Javascript is not activated in your browser. This website needs javascript activated to work properly.
You are here

Ice cover alters the behavior and stress level of brown trout Salmo trutta

  • Johan Watz
  • Eva Bergman
  • Olle Calles
  • Asa Enefalk
  • Stina Gustafsson
  • Anna Hagelin
  • Anders Nilsson
  • Johnny R. Norrgard
  • Daniel Nyqvist
  • E. Martin Osterling
  • John J. Piccolo
  • Lea D. Schneider
  • Larry Greenberg
  • Bror Jonsson
Publishing year: 2015
Language: English
Pages: 820-827
Publication/Series: Behavioral Ecology
Volume: 26
Issue: 3
Document type: Journal article
Publisher: Oxford University Press

Abstract english

Surface ice in rivers and lakes buffers the thermal environment and provides overhead cover, protecting aquatic animals from terrestrial predators. We tested if surface ice influenced the behavior (swimming activity, aggressive encounters, and number of food items eaten) and stress level (coloration of eyes and body) of stream-living brown trout Salmo trutta at temperatures of 3-4 degrees C in indoor experimental flumes. We hypothesized that an individual's resting metabolic rate (RMR, as measured by resting ventilation rate) would affect winter behavior. Therefore, groups of 4 trout, consisting of individuals with high, low, or mixed (2 individuals each) RMR, were exposed to experimental conditions with or without ice cover. Ice cover reduced stress responses, as evaluated by body coloration. Also, trout in low RMR groups had a paler body color than those in both mixed and high RMR groups. Trout increased their swimming activity under ice cover, with the highest activity found in high RMR groups. Ice cover increased the number of aggressive encounters but did not influence the number of drifting food items taken by each group. In mixed RMR groups, however, single individuals were better able to monopolize food than in the other groups. As the presence of surface ice increases the activity level and reduces stress in stream-living trout, ice cover should influence their energy budgets and production. The results should be viewed in light of ongoing global warming that reduces the duration of ice cover, especially at high latitudes and altitudes.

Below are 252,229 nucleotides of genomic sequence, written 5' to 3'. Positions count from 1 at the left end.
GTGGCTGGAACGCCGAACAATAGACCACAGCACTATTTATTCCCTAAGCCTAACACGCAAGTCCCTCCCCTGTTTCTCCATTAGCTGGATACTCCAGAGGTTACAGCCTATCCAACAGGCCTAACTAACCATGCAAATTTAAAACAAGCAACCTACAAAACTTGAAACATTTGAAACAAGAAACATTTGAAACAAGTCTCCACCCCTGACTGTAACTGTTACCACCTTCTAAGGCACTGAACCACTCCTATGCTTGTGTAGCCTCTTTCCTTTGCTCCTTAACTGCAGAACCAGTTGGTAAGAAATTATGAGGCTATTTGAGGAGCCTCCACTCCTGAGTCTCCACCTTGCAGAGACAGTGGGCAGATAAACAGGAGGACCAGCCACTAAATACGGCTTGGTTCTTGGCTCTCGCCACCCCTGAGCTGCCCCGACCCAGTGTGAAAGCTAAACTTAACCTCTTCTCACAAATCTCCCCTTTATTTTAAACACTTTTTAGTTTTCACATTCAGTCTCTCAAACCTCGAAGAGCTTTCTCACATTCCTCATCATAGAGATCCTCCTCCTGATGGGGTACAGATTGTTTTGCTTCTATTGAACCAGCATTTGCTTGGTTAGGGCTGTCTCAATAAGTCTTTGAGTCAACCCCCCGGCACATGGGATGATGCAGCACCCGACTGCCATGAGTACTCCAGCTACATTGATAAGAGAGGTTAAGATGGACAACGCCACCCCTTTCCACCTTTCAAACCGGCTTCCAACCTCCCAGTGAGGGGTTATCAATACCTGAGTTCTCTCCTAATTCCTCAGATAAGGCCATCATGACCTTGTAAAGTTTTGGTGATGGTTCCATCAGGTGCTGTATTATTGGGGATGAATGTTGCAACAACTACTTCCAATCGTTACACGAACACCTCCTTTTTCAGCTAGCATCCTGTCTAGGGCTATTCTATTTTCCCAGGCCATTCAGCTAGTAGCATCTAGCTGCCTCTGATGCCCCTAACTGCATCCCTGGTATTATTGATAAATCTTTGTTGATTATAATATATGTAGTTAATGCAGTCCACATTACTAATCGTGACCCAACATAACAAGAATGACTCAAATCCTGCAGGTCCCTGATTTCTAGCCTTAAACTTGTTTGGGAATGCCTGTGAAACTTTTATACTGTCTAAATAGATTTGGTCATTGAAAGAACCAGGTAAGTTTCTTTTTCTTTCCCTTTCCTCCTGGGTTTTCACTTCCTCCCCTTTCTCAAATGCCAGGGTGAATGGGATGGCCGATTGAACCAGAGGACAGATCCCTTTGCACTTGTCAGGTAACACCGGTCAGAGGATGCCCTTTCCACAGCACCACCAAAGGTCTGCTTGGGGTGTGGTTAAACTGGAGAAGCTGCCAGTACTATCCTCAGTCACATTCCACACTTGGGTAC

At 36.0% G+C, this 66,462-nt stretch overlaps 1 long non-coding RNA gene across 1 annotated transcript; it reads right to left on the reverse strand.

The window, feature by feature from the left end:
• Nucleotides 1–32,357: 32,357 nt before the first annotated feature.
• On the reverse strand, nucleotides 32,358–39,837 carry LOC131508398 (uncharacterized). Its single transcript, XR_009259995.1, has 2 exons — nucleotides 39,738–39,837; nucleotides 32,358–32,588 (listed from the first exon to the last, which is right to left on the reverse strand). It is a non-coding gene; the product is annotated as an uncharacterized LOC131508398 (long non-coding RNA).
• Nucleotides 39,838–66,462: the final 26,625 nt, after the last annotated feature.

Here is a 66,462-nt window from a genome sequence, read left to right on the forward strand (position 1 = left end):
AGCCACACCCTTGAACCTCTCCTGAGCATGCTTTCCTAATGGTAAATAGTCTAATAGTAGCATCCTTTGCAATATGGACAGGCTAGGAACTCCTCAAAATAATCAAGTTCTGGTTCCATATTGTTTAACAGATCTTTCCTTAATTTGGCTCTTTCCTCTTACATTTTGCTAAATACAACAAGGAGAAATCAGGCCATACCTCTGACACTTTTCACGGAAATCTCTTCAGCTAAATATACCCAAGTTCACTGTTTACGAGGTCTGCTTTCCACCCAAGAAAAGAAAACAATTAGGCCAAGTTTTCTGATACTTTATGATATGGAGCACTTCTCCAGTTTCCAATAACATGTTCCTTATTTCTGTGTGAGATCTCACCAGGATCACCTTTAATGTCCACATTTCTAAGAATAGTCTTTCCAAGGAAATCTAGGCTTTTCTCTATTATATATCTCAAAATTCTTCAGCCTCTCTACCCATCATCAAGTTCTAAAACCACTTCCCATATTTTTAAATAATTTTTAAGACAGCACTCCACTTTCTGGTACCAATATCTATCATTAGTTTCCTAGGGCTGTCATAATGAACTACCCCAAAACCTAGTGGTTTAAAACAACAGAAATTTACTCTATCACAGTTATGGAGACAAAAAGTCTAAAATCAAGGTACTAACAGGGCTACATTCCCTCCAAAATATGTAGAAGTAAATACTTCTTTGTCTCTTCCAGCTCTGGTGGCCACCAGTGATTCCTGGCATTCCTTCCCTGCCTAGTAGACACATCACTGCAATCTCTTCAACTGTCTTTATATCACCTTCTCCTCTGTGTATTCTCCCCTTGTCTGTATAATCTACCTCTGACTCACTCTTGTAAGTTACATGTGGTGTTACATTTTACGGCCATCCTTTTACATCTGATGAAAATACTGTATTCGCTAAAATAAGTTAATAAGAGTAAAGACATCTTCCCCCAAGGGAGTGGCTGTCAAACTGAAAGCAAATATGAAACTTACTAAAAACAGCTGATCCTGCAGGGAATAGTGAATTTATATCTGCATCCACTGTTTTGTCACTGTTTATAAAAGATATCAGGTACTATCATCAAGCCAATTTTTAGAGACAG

• Zoology
  • aggression
  • climate change
  • energy budget
  • metabolic rate
  • winter


  • ISSN: 1045-2249
Anders Nilsson
E-mail: anders [dot] nilsson [at] biol [dot] lu [dot] se


Aquatic ecology

+46 46 222 83 65

+46 70 346 25 66



Research group

Aquatic Ecology


Doctoral students and postdocs

Main supervisor

Varpu Pärssinen

Assistant supervisor

Downloads & links